Bulimia Diagnosis Requires 5 Factors

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Bulimia nervosa is an eating disorder in which the person repeatedly eats too much and then takes drastic steps, including vomiting, the use of laxatives, excessive exercise, or fasting, to compensate for that binge eating. People who have bulimia often struggle with feelings of shame or guilt about their behaviors.

Bulimia primarily affects adolescent girls and young adult women. Here's what clinicians look for when diagnosing bulimia nervosa.

Bulimia Diagnosic Criteria

All of the following criteria must be met for a bulimia nervosa diagnosis:

  • Repeated episodes of binge eating, defined as eating "an amount of food that is definitely larger than most people would eat" during the same amount of time.
  • Loss of control. The person must feel as though they have lost control of overeating and are unable to stop themselves or control how much they are eating.
  • Use of inappropriate behaviors (also known as "compensatory behaviors") to avoid weight gain or to compensate for the binge eating. These include self-induced vomiting (likely the best-known of bulimia behaviors), the misuse of laxatives, diuretics and/or enemas, and excessive exercise.
  • Both the binge eating and compensatory behaviors occur at least once a week for three months.
  • The person's weight and/or body shape must have a significant impact on the way the person views himself or herself.

Individuals with anorexia may display these behaviors as well. People who meet these criteria only during episodes of anorexia nervosa are not considered bulimic. 

These requirements come from the Diagnostic & Statistical Manual of Mental Disorders, fifth edition, text revisions (DSM-V-TR), which is published by the American Psychiatric Association. The DSM-V-TR provides physicians and mental-health professionals with the criteria for diagnosing specific mental disorders, including bulimia nervosa.

Other Signs of Bulimic Behavior

People suffering from bulimia may not be thin—in fact, unlike those suffering from anorexia nervosa, they're likely to be at a normal weight. Some may even be a bit overweight. They may feel intense shame at their bulimic behavior, and likely will try to hide it (in some cases, skillfully enough that few people would suspect a problem).

Bulimia may lead to additional symptoms over time, such as a constant sore throat or swollen salivary glands, bad teeth, and dehydration. These can result from repeated vomiting. Severe bulimia can cause a heart attack when essential minerals, such as calcium and sodium, become unbalanced due to the bingeing and purging cycles.

As many as 2% to 3% of women may suffer from bulimia in the United States, and in some vulnerable populations (college-aged women, specifically), experts estimate up to 10% may meet the diagnostic criteria for bulimia. Men are affected, too, but at about one-tenth the rate of women.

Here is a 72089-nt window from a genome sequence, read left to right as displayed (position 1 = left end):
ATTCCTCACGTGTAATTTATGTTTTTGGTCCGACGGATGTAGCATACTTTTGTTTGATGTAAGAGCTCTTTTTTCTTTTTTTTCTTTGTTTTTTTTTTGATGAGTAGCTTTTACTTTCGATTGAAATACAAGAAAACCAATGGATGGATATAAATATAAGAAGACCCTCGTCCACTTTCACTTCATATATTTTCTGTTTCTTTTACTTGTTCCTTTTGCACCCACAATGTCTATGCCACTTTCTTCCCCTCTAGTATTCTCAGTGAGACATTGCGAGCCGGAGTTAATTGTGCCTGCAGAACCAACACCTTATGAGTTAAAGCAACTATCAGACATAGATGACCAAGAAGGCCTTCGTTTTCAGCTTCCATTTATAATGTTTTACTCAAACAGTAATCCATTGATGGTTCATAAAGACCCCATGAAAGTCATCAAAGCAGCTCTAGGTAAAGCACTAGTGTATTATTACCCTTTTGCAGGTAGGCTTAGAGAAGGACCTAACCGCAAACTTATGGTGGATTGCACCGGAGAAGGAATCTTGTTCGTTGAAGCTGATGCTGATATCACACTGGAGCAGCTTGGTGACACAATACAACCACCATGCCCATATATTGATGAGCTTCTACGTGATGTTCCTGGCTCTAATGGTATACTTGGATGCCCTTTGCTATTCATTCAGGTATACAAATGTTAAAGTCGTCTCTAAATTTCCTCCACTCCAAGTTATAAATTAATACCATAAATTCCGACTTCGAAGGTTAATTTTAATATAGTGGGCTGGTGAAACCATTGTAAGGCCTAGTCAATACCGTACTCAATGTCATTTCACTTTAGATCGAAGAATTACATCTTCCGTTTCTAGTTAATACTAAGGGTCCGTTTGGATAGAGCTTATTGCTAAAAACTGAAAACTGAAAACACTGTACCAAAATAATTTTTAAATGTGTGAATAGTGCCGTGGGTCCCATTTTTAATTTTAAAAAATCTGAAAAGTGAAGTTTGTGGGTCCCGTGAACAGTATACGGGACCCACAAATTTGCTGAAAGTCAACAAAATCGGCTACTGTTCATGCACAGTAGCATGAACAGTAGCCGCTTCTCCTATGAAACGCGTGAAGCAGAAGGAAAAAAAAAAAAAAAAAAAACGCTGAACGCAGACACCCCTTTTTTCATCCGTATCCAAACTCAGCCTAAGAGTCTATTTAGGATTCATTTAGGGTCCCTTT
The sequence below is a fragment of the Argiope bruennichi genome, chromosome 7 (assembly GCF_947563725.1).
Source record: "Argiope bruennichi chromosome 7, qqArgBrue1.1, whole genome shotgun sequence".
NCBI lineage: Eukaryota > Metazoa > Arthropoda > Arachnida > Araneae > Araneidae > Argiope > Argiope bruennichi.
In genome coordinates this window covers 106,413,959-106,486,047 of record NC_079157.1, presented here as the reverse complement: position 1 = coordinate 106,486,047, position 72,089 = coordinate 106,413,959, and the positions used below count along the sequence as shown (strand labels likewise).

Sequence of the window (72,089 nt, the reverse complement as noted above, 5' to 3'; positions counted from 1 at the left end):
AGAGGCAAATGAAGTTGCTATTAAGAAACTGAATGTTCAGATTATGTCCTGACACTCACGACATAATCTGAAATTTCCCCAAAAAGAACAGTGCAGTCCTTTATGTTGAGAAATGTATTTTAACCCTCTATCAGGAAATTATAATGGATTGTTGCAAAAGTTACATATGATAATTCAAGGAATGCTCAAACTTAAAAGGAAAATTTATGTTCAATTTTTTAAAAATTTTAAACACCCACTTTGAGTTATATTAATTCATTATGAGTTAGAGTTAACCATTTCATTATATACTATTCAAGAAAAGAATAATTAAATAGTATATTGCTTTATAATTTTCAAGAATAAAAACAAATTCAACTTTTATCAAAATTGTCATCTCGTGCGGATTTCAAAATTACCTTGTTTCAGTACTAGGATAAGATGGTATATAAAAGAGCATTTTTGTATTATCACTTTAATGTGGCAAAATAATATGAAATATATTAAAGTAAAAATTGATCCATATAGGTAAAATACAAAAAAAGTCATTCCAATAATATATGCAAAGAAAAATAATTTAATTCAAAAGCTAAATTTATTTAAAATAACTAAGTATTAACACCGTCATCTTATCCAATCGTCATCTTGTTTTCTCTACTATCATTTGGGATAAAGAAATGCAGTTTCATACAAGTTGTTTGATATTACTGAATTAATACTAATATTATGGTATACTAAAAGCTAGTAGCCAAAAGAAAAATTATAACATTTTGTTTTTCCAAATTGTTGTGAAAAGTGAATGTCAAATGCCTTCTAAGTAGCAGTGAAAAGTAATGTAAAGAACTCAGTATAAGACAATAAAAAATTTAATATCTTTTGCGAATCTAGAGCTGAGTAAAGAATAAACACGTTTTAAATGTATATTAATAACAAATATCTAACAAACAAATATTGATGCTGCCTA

Young women may be especially prone to bulimia if they suffered from childhood sexual abuse, if they eat alone, if they live in a sorority house, or if they have low self-esteem. Involvement in athletics or employment in a job that focuses on weight (like modeling or acting) can predispose someone to bulimia. Gay men also have a high rate of bulimia.

If you or someone you know is suffering from some or all of the above criteria it is important to see a physician, dietitian, or mental health professional for an assessment.

Bulimia Discussion Guide

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A Word From Verywell

If you don't already see a healthcare professional who specializes in eating disorders, you can always speak to your primary care physician. The key step here is to get the discussion started (whether between you and your doctor or your loved one and his/her doctor).

Since eating disorders often go unrecognized or unnoticed, especially in those that are at a normal weight or even overweight, those who suffer from them can find it difficult to reach out for help or return to their "normal" behaviors. Know that there are options—your eating disorder does not need to control you forever.

4 Sources
Verywell Mind uses only high-quality sources, including peer-reviewed studies, to support the facts within our articles. Read our editorial process to learn more about how we fact-check and keep our content accurate, reliable, and trustworthy.
  1. Harrington B, Jimerson M, Haxton C, Jimerson D. Initial evaluation, diagnosis, and treatment of anorexia nervosa and bulimia nervosa. Am Fam Physician. 2015;91(1):46-52.

  2. Sardar M, Greway A, Deangelis M, Tysko E, Lehmann S, Wohlstetter M, Patel R. Cardiovascular Impact of Eating Disorders in Adults: A Single Center Experience and Literature Review. Heart Views. 2015;16(3):88-92. doi:10.4103%2F1995-705X.164463

  3. Sathyapriya B, Purushothaman L, Govindarajan S, Jinu K, Balasubramanian C, Gokulalakshmi E. Bulimia Nervosa-A Psychiatric Eating Disorder. ACTAScientific Medical Sciences. 2018;2(1)

  4. Strother E, Lemberg R, Stanford S, Turberville D. Eating disorders in men: underdiagnosed, undertreated, and misunderstood. Eat Disord. 2012;20(5):346-55. doi:10.1080%2F10640266.2012.715512

Additional Reading
  • National Institute of Mental Health. Eating Disorders. Updated February 2016. 

  • Rushing JM, Jones LE, Carney CP. Bulimia Nervosa: A Primary Care Review. Prim Care Companion J Clin Psychiatry. 2003;5(5):217-224. doi:10.4088/pcc.v05n0505

  • American Psychiatric Association. (2013). Diagnostic and statistical manual of mental disorders (5th ed.). Washington, DC: Author.

By Susan Cowden, MS
Susan Cowden is a licensed marriage and family therapist and a member of the Academy for Eating Disorders.